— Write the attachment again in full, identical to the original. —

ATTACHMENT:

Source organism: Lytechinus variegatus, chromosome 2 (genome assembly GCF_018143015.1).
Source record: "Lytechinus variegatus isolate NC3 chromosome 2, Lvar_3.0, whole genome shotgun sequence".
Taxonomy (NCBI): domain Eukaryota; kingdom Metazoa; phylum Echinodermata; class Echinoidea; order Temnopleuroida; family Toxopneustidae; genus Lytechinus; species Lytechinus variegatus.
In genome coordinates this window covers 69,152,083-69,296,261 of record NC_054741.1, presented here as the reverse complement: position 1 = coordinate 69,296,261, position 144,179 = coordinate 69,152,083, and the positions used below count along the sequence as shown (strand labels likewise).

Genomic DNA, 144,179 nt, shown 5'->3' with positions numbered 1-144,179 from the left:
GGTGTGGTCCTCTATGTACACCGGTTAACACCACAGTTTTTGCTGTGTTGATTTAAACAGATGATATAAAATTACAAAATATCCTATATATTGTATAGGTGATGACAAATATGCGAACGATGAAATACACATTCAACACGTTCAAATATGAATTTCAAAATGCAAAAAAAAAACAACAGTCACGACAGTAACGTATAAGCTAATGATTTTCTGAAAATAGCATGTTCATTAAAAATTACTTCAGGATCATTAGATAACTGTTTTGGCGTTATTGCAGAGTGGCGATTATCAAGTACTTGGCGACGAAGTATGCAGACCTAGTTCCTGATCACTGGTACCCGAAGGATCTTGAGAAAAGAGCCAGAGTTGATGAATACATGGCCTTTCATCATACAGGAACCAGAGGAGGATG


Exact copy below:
Source organism: Lytechinus variegatus, chromosome 2 (genome assembly GCF_018143015.1).
Source record: "Lytechinus variegatus isolate NC3 chromosome 2, Lvar_3.0, whole genome shotgun sequence".
Taxonomy (NCBI): domain Eukaryota; kingdom Metazoa; phylum Echinodermata; class Echinoidea; order Temnopleuroida; family Toxopneustidae; genus Lytechinus; species Lytechinus variegatus.
In genome coordinates this window covers 69,152,083-69,296,261 of record NC_054741.1, presented here as the reverse complement: position 1 = coordinate 69,296,261, position 144,179 = coordinate 69,152,083, and the positions used below count along the sequence as shown (strand labels likewise).

Genomic DNA, 144,179 nt, shown 5'->3' with positions numbered 1-144,179 from the left:
GGTGTGGTCCTCTATGTACACCGGTTAACACCACAGTTTTTGCTGTGTTGATTTAAACAGATGATATAAAATTACAAAATATCCTATATATTGTATAGGTGATGACAAATATGCGAACGATGAAATACACATTCAACACGTTCAAATATGAATTTCAAAATGCAAAAAAAAAACAACAGTCACGACAGTAACGTATAAGCTAATGATTTTCTGAAAATAGCATGTTCATTAAAAATTACTTCAGGATCATTAGATAACTGTTTTGGCGTTATTGCAGAGTGGCGATTATCAAGTACTTGGCGACGAAGTATGCAGACCTAGTTCCTGATCACTGGTACCCGAAGGATCTTGAGAAAAGAGCCAGAGTTGATGAATACATGGCCTTTCATCATACAGGAACCAGAGGAGGATG